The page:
“When you compare it to some other activities that people are doing pretty regularly, like going to restaurant­s or even places of worship, flying isn’t so bad because there’s a lot of ventilatio­n in the flight,” he says.

“Most of the people on the flight are wearing masks and not talking, and not singing and shouting.” Sax recommends that vaccinated travellers who are at high risk for severe coronaviru­s cases, like older people or those with comorbidit­ies, add eye protection to their travel PPE, with either goggles or a face shield.

A medical-school chair says flying comes with more variables than driving

Paul Chung, chair of health systems science at the Kaiser Permanente Bernard J. Tyson School of Medicine, says car travel comes with fewer variables than flying, where you are more likely to have uncontroll­ed environmen­ts.

“But you could certainly put yourself in a position with driving that is way worse and than taking a flight,” Chung says, citing risks like road tripping in a crowded car with people who are not vaccinated.

“Going through a pretty empty airport, a pretty empty airplane and straight to your friend’s house staying inside . . . that’s a totally different risk profile than somebody who’s going to be in the middle of LAX and flying on a completely packed plane to a giant festival.”

When deciding to fly or drive, travellers should think about how many people you’ll come in contact with along the way, and consider the risks involved, rememberin­g that “it’s not just about risks to yourself, but it’s also really about risks to others,” Chung says.

“You don’t know the degree to which you still remain a possible vector of the virus, even though you’re vaccinated.”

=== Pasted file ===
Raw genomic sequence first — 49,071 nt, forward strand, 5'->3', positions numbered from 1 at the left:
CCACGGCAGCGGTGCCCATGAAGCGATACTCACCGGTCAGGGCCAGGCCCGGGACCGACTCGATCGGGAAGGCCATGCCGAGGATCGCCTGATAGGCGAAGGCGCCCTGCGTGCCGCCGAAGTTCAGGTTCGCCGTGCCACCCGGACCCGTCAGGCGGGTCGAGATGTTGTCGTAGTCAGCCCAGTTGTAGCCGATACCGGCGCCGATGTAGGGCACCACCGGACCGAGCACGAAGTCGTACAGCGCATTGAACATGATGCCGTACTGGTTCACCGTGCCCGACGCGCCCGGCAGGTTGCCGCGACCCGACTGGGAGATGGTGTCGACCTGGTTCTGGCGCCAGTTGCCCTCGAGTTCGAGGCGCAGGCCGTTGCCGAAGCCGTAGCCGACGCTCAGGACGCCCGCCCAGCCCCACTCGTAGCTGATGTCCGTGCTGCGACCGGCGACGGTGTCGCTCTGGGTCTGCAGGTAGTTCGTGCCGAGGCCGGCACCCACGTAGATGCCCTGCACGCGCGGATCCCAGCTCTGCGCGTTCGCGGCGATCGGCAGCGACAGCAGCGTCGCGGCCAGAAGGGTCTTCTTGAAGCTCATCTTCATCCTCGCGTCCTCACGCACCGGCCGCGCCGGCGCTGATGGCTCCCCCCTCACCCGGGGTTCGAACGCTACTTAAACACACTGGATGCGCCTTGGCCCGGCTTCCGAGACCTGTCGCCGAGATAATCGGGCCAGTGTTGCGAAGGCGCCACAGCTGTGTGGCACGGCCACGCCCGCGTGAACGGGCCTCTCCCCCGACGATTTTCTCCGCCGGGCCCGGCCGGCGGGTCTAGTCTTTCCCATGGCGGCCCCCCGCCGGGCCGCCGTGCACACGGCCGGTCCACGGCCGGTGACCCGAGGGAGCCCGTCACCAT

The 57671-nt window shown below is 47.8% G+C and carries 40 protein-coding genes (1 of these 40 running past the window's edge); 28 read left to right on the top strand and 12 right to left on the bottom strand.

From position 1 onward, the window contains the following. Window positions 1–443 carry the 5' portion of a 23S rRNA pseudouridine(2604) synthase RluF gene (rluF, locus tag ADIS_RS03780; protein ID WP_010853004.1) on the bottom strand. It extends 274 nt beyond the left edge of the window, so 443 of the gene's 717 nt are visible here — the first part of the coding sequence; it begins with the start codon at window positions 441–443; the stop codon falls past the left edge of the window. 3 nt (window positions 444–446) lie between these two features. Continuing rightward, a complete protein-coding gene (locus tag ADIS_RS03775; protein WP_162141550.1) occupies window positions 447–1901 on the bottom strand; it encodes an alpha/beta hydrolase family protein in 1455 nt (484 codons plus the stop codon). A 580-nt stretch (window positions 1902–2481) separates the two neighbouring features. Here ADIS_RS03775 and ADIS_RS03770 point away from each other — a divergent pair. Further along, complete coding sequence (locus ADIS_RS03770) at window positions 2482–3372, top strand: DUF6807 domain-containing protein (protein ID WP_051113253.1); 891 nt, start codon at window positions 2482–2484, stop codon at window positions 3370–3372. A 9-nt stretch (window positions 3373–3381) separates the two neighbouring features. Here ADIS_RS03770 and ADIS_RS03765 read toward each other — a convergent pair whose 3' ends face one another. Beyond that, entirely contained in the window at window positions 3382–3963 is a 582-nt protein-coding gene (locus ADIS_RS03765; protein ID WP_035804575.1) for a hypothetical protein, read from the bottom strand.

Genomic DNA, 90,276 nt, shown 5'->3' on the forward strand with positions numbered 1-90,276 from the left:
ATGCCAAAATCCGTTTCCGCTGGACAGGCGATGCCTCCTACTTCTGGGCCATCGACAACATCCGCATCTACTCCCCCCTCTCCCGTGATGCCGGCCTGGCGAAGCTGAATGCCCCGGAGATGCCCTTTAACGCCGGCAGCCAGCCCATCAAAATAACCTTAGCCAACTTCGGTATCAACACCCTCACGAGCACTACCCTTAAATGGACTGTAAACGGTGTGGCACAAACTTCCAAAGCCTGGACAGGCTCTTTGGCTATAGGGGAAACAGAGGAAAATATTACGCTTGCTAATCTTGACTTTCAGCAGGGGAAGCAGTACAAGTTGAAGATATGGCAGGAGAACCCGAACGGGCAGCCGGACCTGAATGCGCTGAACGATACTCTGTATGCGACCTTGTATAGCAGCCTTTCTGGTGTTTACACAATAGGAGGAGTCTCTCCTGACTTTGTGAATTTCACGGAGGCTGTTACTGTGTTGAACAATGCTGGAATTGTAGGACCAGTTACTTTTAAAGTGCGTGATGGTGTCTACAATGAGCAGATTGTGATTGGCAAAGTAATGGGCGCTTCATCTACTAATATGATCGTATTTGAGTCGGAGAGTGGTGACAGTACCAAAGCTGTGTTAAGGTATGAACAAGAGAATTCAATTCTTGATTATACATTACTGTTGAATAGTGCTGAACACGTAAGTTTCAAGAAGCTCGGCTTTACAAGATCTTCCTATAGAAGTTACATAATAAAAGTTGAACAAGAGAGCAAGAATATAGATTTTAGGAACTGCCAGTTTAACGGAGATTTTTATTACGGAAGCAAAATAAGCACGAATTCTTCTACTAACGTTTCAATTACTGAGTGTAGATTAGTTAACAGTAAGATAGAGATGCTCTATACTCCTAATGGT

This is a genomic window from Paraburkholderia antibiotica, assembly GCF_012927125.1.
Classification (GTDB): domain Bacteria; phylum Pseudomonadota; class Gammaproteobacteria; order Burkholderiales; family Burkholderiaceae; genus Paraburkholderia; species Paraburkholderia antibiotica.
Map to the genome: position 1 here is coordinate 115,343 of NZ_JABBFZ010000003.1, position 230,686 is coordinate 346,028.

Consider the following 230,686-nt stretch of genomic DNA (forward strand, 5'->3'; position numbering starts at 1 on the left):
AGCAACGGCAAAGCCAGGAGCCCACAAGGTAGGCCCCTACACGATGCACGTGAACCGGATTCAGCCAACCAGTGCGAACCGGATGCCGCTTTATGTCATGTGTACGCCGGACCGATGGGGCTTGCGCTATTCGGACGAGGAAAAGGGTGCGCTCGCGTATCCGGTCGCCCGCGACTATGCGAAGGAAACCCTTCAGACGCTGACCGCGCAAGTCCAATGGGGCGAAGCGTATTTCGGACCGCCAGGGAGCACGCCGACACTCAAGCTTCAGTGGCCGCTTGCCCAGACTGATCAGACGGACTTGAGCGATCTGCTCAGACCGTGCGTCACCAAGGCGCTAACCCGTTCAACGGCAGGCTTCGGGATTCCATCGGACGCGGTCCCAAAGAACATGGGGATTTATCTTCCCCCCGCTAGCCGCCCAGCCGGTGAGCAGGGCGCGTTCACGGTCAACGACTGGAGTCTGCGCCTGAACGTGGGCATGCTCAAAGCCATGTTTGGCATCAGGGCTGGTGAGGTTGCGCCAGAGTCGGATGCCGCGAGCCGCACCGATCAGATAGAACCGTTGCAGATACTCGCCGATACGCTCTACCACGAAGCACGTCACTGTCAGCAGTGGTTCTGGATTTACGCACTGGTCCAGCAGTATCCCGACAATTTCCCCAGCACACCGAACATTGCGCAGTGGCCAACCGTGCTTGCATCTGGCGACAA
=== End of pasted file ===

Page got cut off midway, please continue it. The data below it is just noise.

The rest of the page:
A public-health senior scholar says flying should be safe this summer

Tara Kirk Sell, a senior scholar at the Johns Hopkins Centre for Health Security, recently calculated the risks of flying and driving cross-country for her family, who needed to move from Baltimore to Washington this month.

She factored in coronaviru­s risks, as well as basic road trip ones (such as car accidents) and ultimately chose to fly.

“For a vaccinated person, I certainly think that flying is probably safer than a crosscount­ry road trip,” Sell says.

Nonetheles­s, Sell recommends holding off on planning a vacation until later this year and avoiding nonessenti­al trips at this time, citing the potential to spread the virus to unvaccinat­ed people.

“Right at this at this very minute, the CDC is still saying that travel isn’t recommende­d because cases are high,” she says.

“But I expect this summer, as cases come down and vaccinatio­ns go up, I think it’s probably safe to fly.”